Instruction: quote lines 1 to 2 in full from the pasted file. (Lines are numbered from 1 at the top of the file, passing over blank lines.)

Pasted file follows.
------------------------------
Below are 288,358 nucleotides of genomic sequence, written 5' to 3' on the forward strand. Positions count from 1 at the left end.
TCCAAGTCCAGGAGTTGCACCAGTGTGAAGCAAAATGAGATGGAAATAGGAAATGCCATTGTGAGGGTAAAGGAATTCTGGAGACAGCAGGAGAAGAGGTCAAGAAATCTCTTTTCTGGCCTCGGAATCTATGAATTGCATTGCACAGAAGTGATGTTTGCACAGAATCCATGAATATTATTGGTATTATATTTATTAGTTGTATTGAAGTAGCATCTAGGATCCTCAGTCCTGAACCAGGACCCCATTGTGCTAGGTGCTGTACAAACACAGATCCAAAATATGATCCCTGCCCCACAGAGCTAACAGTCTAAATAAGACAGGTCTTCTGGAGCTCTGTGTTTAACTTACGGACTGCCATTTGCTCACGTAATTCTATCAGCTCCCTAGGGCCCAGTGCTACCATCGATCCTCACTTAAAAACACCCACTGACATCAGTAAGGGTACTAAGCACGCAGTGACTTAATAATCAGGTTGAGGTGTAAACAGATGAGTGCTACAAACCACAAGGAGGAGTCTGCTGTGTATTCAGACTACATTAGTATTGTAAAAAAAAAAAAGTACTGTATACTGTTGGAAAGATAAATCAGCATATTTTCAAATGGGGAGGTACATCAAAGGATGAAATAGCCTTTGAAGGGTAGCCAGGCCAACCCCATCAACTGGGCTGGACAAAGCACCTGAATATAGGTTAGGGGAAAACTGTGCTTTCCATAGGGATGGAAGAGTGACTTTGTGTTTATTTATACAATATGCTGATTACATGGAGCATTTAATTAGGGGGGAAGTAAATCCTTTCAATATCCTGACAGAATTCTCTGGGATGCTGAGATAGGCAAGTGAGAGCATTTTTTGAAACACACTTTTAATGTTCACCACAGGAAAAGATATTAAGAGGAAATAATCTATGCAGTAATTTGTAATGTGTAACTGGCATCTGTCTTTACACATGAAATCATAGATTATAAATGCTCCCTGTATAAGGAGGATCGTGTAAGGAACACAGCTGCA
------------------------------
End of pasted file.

Below are 288,358 nucleotides of genomic sequence, written 5' to 3' on the forward strand. Positions count from 1 at the left end.
TCCAAGTCCAGGAGTTGCACCAGTGTGAAGCAAAATGAGATGGAAATAGGAAATGCCATTGTGAGGGTAAAGGAATTCTGGAGACAGCAGGAGAAGAGGTCAAGAAATCTCTTTTCTGGCCTCGGAATCTATGAATTGCATTGCACAGAAGTGATGTTTGCACAGAATCCATGAATATTATTGGTATTATATTTATTAGTTGTATTGAAGTAGCATCTAGGATCCTCAGTCCTGAACCAGGACCCCATTGTGCTAGGTGCTGTACAAACACAGATCCAAAATATGATCCCTGCCCCACAGAGCTAACAGTCTAAATAAGACAGGTCTTCTGGAGCTCTGTGTTTAACTTACGGACTGCCATTTGCTCACGTAATTCTATCAGCTCCCTAGGGCCCAGTGCTACCATCGATCCTCACTTAAAAACACCCACTGACATCAGTAAGGGTACTAAGCACGCAGTGACTTAATAATCAGGTTGAGGTGTAAACAGATGAGTGCTACAAACCACAAGGAGGAGTCTGCTGTGTATTCAGACTACATTAGTATTGTAAAAAAAAAAAAGTACTGTATACTGTTGGAAAGATAAATCAGCATATTTTCAAATGGGGAGGTACATCAAAGGATGAAATAGCCTTTGAAGGGTAGCCAGGCCAACCCCATCAACTGGGCTGGACAAAGCACCTGAATATAGGTTAGGGGAAAACTGTGCTTTCCATAGGGATGGAAGAGTGACTTTGTGTTTATTTATACAATATGCTGATTACATGGAGCATTTAATTAGGGGGGAAGTAAATCCTTTCAATATCCTGACAGAATTCTCTGGGATGCTGAGATAGGCAAGTGAGAGCATTTTTTGAAACACACTTTTAATGTTCACCACAGGAAAAGATATTAAGAGGAAATAATCTATGCAGTAATTTGTAATGTGTAACTGGCATCTGTCTTTACACATGAAATCATAGATTATAAATGCTCCCTGTATAAGGAGGATCGTGTAAGGAACACAGCTGCA